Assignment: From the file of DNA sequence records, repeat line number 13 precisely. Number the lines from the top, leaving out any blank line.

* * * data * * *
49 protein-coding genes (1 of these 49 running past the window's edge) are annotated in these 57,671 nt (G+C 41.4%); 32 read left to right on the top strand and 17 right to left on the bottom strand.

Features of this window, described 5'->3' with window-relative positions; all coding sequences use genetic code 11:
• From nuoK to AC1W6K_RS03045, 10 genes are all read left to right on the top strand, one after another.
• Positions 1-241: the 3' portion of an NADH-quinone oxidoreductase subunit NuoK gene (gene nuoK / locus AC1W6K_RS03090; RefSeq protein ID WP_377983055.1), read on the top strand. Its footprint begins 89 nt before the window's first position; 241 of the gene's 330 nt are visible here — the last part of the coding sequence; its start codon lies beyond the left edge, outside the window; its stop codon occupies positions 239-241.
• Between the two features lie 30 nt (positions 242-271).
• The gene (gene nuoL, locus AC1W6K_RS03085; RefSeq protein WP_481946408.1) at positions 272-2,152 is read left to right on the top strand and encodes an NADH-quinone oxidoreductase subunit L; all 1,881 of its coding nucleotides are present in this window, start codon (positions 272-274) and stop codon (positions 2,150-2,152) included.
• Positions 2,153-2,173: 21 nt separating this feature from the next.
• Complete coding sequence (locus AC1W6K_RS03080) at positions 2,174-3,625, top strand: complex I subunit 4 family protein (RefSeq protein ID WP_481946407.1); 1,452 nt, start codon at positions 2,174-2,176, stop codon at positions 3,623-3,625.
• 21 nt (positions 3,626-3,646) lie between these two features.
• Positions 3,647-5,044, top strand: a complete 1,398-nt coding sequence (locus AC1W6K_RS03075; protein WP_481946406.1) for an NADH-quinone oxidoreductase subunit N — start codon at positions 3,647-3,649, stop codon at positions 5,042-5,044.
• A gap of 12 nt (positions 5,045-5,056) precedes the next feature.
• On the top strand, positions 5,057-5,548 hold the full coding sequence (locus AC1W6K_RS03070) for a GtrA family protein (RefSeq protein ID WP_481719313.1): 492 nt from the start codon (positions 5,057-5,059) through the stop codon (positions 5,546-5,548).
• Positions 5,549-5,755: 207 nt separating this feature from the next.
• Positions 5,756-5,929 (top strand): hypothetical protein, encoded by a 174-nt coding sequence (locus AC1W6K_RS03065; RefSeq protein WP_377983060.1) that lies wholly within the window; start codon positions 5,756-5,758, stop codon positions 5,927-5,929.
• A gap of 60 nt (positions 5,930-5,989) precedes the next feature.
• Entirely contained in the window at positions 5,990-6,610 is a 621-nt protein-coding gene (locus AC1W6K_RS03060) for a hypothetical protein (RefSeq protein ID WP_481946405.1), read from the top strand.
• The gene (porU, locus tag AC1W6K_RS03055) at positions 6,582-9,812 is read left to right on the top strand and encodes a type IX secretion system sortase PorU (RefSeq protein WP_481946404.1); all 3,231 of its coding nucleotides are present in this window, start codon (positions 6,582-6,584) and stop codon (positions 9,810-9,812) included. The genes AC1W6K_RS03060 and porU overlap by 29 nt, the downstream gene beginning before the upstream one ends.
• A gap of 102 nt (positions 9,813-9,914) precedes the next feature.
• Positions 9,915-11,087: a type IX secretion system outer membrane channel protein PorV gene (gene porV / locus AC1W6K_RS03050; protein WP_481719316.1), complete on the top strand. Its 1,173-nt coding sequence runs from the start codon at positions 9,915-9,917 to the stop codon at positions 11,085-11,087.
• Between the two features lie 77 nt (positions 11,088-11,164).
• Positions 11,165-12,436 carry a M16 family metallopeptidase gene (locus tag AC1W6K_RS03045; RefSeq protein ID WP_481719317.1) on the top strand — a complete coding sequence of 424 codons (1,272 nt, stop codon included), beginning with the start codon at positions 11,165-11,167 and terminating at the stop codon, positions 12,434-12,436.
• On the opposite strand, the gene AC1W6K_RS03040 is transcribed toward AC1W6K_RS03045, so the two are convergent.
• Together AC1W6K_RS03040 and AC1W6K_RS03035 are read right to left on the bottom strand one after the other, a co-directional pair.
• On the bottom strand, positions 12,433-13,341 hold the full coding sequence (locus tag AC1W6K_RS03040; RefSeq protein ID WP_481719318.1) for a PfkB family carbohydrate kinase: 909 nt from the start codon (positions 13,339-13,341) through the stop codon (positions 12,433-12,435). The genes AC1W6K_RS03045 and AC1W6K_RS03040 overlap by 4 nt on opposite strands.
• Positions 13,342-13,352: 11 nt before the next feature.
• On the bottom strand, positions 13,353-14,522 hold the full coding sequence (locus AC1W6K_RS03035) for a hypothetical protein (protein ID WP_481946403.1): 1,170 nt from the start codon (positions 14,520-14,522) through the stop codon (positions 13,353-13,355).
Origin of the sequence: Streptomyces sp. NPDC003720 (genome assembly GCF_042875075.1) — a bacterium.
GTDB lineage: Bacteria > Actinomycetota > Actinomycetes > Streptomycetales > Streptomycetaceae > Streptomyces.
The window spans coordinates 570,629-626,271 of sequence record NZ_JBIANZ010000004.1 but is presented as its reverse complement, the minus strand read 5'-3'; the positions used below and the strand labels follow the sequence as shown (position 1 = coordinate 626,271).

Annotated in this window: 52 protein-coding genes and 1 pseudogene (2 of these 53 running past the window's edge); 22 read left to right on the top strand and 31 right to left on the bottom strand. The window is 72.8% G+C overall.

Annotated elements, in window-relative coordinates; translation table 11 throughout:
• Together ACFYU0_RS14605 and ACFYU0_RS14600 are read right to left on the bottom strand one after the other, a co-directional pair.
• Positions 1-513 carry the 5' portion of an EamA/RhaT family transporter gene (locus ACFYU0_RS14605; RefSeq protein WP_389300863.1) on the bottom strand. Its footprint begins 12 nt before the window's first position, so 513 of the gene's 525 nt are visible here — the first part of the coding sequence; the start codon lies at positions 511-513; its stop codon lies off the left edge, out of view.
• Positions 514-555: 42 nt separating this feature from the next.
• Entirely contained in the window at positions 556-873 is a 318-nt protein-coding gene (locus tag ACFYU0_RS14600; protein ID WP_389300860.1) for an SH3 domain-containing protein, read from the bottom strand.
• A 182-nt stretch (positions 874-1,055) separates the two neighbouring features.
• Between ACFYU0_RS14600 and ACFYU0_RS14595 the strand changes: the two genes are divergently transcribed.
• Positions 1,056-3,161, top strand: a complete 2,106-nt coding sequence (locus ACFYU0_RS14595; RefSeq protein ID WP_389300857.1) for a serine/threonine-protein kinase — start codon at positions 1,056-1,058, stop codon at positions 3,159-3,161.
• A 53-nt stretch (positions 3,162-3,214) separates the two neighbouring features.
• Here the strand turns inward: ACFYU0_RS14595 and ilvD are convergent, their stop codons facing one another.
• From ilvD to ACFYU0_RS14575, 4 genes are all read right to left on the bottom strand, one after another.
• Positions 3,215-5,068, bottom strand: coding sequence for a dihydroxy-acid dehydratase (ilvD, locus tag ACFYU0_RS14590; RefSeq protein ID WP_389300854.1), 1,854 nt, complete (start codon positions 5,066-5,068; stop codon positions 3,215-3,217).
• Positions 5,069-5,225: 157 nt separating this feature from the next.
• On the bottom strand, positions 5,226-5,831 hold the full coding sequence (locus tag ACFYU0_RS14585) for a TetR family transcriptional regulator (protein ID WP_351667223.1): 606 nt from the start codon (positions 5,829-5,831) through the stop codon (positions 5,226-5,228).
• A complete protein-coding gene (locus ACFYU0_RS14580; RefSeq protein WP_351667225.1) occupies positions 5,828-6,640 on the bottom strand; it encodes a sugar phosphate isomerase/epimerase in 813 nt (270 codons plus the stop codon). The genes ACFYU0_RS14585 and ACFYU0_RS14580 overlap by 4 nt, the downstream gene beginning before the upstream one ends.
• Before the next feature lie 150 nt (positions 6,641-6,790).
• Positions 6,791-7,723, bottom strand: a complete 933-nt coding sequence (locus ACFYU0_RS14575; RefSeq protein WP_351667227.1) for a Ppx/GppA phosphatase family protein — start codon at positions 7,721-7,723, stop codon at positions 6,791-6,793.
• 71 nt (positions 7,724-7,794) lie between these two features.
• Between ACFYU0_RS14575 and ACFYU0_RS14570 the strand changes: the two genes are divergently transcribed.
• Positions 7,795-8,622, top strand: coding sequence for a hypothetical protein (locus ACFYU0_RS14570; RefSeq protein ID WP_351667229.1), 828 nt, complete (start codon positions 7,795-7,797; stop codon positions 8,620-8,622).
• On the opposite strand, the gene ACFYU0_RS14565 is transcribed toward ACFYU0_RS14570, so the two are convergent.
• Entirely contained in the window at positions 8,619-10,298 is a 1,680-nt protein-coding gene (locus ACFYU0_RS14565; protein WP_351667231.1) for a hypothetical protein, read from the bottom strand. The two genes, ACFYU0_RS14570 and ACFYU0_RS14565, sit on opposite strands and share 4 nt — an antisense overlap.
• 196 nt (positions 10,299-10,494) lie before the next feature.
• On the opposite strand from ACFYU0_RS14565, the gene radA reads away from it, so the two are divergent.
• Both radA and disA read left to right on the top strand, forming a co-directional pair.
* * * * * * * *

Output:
• Positions 5,549-5,755: 207 nt separating this feature from the next.